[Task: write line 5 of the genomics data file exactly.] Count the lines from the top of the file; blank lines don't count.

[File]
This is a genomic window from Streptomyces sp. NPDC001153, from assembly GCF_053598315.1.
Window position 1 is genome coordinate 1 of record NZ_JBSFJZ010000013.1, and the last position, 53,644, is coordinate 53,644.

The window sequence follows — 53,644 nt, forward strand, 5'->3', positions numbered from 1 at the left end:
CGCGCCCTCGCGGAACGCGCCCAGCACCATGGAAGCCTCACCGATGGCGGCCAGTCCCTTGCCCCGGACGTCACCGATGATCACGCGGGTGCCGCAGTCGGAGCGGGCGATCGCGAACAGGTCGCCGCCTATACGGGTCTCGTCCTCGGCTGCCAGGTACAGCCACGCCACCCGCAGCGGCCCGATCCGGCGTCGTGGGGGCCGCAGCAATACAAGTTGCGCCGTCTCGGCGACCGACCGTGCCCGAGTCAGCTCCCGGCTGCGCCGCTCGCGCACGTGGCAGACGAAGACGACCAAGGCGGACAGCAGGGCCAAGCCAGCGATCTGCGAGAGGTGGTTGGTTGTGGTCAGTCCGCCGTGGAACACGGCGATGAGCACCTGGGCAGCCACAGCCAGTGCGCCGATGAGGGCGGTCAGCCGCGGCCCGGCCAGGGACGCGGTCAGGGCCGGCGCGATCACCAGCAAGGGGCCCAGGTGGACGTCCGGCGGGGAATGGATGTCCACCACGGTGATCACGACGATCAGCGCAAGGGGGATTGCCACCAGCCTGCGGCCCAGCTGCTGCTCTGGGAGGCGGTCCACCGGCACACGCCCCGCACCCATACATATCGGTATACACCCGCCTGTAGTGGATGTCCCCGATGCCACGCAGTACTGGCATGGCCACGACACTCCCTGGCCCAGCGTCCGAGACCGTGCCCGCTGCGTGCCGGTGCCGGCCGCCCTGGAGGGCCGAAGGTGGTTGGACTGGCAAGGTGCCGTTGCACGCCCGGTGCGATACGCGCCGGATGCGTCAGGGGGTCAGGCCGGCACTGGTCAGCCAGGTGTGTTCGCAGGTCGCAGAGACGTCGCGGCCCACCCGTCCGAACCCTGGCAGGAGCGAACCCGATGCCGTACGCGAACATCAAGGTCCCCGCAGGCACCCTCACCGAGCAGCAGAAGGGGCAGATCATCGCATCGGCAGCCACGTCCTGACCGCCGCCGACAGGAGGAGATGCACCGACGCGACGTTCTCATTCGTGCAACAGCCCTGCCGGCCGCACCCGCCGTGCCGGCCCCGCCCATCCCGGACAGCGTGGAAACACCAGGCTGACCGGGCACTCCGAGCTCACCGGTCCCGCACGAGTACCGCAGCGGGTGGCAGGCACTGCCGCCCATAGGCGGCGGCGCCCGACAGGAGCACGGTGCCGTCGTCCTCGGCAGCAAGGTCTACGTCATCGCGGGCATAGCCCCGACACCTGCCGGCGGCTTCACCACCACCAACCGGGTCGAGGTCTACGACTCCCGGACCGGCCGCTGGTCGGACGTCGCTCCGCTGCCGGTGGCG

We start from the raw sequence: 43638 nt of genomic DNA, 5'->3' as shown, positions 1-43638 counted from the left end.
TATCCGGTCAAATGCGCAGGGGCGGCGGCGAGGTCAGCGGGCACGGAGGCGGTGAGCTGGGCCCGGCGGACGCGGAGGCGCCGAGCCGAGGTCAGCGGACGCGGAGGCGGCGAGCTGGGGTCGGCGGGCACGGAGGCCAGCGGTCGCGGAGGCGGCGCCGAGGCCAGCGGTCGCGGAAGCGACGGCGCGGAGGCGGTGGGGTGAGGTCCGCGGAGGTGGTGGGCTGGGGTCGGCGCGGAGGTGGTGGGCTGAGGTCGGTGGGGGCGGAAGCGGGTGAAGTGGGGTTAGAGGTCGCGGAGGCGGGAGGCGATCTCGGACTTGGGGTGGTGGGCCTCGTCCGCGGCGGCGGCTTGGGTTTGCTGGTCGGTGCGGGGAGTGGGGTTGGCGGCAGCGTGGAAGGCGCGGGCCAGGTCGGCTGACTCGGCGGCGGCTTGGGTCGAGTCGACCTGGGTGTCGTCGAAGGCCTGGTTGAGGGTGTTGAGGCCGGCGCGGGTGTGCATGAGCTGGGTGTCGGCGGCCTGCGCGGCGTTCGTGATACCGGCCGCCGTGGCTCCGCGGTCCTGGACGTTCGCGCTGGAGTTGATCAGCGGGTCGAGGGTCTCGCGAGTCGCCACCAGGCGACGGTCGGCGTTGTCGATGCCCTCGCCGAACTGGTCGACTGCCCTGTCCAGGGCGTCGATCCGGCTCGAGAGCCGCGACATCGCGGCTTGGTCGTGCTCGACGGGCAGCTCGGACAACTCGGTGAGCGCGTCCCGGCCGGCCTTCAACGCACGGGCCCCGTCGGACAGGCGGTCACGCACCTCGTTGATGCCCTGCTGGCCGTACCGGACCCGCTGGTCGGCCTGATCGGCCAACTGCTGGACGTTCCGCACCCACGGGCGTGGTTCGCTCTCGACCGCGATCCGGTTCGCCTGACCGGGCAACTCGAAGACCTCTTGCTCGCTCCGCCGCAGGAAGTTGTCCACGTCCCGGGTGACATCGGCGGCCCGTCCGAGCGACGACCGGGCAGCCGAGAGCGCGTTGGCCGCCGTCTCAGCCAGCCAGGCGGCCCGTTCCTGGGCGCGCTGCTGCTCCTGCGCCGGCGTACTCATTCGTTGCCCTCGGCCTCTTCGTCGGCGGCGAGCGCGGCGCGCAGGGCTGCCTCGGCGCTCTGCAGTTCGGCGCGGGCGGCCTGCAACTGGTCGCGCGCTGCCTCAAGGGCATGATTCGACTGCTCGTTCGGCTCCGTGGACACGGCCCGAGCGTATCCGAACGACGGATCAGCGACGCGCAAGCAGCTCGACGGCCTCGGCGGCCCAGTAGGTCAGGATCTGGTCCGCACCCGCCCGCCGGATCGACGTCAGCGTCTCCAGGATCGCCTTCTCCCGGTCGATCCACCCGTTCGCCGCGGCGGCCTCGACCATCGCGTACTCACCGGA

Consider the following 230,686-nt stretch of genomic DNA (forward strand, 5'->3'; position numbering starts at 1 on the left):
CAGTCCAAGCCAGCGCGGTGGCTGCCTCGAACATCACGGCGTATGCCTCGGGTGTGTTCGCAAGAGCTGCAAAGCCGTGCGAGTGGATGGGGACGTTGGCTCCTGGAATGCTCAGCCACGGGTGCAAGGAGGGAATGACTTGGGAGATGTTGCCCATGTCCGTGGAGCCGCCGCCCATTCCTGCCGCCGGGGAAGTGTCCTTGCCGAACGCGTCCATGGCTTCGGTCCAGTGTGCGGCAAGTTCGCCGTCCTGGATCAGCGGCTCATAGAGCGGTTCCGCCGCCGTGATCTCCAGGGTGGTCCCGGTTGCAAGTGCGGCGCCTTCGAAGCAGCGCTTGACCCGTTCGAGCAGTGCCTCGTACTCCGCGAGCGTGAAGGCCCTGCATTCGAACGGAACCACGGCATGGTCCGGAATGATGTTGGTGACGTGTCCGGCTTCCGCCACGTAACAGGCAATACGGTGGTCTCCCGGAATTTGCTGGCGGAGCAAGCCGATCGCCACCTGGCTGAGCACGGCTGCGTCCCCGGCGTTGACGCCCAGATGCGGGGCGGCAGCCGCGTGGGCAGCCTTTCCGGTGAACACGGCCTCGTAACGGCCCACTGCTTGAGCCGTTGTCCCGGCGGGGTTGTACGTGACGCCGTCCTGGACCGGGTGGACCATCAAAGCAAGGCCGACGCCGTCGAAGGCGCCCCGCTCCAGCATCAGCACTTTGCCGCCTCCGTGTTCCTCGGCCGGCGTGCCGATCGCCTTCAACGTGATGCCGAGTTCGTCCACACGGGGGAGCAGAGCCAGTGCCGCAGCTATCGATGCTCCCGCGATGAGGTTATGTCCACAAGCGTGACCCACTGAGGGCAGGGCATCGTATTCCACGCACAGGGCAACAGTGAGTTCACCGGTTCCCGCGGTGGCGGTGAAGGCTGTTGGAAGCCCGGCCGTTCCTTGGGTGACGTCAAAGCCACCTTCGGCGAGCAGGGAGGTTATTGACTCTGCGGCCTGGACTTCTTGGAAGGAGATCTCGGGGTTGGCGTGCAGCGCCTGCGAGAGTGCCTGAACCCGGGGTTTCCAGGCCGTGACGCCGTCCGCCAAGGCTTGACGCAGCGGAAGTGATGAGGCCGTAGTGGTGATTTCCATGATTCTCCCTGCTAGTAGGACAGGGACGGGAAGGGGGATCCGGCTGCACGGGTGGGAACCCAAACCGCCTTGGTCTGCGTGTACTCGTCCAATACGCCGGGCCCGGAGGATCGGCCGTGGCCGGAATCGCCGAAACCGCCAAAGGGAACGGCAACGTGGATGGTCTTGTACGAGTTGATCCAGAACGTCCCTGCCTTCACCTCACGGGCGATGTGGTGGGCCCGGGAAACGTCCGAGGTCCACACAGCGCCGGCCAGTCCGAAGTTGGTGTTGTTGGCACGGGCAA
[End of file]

We start from the raw sequence: 43638 nt of genomic DNA, 5'->3' as shown, positions 1-43638 counted from the left end.